Automatic Fire Sprinklers

NOTICE:

  • From time to time “do-it-yourself” articles or kits appear that encourage consumers to install their own automatic fire sprinkler systems.
  • The American Fire Sprinkler Association STRONGLY DISCOURAGES the installation of fire sprinkler systems by people who have not been trained in the proper installation of fire sprinklers.
  • Fire sprinklers should always be installed in accordance with standards of the National Fire Protection Association using approved and/or listed materials. Fire sprinklers protect lives and property.
  • To ensure proper design and operation, always seek a trained and competent contractor.

The Facts

  • Automatic fire sprinklers have been in use in the U.S. since 1874.

  • Fire sprinklers are widely recognized as the single most effective method for fighting the spread of fires in their early stages – before they can cause severe injury to people and damage to property.

  • When one fire sprinkler head goes off to fight a fire the entire sprinkler system does NOT activate. Sprinklers react to temperatures in individual rooms.

  • The chances of a fire sprinkler accidentally going off are extremely remote.

  • Installation of fire sprinklers can provide discounts on insurance premiums.

  • The installation of fire sprinklers in new residential construction is estimated to make up around 1% of the total building cost. (Similar to the cost of new carpet)

  • New homes burn eight times faster than older homes, leaving families less time to get out alive. Seconds count all the more during a house fire because of a drastic decrease in the time a family has to safely escape. Fire sprinklers provide valuable time to escape a fire. The National Fire Academy (NFA), the International Association of Fire Chiefs (IAFC) and the U.S. Fire Administration (UFSA) all recommend fire sprinkler systems for new residential construction (Source).

  •  Senior citizens and children under the age of 5 have the greatest risk of fire death. Sprinklers protect these most vulnerable populations who may not have the physical or cognitive ability to escape a burning building (Source).

  • A single sprinkler controls a home fire 90 percent of the time, according to the National Fire Protection Association (NFPA), saving a majority of a home’s possessions. Also, according to the non-profit Home Fire Sprinkler Coalition, the average fire loss in a house with a sprinkler system is $2,166 as opposed to $45,019 in a home without the protection. Sprinkler systems reduce fire damage by up to 97 percent (Source).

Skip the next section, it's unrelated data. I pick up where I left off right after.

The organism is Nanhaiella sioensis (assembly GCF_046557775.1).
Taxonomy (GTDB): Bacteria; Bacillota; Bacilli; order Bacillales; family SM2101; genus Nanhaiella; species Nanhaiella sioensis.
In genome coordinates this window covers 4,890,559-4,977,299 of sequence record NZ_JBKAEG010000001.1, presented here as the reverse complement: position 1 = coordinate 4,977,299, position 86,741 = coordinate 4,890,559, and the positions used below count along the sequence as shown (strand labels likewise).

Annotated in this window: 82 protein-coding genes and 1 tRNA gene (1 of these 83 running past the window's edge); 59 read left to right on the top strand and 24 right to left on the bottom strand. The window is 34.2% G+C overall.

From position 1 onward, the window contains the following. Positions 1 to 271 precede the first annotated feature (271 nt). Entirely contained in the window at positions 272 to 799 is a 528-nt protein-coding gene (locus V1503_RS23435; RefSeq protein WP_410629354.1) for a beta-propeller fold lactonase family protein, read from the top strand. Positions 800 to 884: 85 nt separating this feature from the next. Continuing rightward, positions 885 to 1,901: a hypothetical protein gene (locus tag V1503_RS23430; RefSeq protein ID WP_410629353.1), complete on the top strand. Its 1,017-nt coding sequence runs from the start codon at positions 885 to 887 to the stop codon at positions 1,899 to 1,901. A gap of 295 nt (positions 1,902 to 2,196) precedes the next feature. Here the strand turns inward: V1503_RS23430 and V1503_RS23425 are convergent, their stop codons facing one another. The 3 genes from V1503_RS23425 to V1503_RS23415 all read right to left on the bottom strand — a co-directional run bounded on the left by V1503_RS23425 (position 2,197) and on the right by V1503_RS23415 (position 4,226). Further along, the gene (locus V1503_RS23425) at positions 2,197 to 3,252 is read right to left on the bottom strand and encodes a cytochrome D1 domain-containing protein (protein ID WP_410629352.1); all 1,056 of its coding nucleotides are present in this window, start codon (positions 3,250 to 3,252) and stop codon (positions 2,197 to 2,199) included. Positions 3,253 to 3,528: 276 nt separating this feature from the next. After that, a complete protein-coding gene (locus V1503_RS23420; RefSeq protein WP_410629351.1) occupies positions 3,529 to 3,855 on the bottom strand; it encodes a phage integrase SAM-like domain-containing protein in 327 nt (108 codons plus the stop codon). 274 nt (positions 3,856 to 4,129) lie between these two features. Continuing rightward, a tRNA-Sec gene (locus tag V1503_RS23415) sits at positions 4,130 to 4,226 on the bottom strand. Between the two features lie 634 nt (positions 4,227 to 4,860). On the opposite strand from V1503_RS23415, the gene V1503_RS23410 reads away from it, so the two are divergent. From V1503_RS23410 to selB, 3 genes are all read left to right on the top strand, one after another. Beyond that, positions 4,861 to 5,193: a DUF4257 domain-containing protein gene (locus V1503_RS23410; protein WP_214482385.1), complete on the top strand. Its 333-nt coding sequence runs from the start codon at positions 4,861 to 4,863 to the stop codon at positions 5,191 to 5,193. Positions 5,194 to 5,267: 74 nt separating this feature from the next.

• A Harris International Interactive poll showed almost two-thirds of U.S. homeowners believe a sprinkler system increases a home’s value. Forty-five percent of respondents said a sprinklered home is more desirable than one without the system. Also, 38 percent of homeowners say they would be more likely to purchase a new home with sprinklers than without (Source).

  • For those who are concerned about the environment, consider this: sprinklers reduce the amount of water used to fight a fire by up to 90 percent as well as water and air pollution generated by a fire (Source).

  • Contrary to what you may see in television sitcoms, a home sprinkler system will not activate and spray water throughout the house if someone lights a cigar or candle. Sprinklers are not activated by smoke or smoke alarms. Only high heat (135 to 165 degrees F of an early house fire) will set one off and then only the sprinkler closest to the fire (Source).

  • Fire sprinklers immediately respond to a fire while it is still small, controlling the spread of deadly heat, flames and toxic smoke – whether or not the occupants have appropriately responded to the signaling smoke alarm. Fire sprinklers make up for human error, and they provide a life-saving cushion for a time-consuming escape (Source).

  • If you have a reported fire in your home, the risk of dying decreases by about 80 percent when sprinklers are present (Source).

  • The cost of installing home fire sprinklers averages $1.35 per sprinklered square foot for new construction, according to a Home Fire Sprinkler Cost Assessment report from the Fire Protection Research Foundation (Source).

  • Fire sprinklers fit most any decor and can be very unobtrusive. Newer fire sprinkler models can be mounted flush with walls or ceilings, or concealed behind decorative covers.


The National Fire Protection Association outlines several major strategies that are key to reductions in fire losses and especially in home fire deaths, which are 78.3% of the total fire deaths. 

They are:

  • More, and more widespread, public fire safety education on how to prevent fires and how to avoid serious injury or death if fire occurs.

  • Residential fire safety initiatives remain the key to reductions in the overall fire death toll.

  • Wider use and proper maintenance of smoke detectors, coupled with practiced home escape plans.

  • Wider use of residential sprinklers.

  • Additional efforts to make home products more fire-safe, such as less fire-prone cigarettes and child-resistant lighters.

  • Addressing the special protection needs of high-risk groups, such as the young, older adults and the poor.

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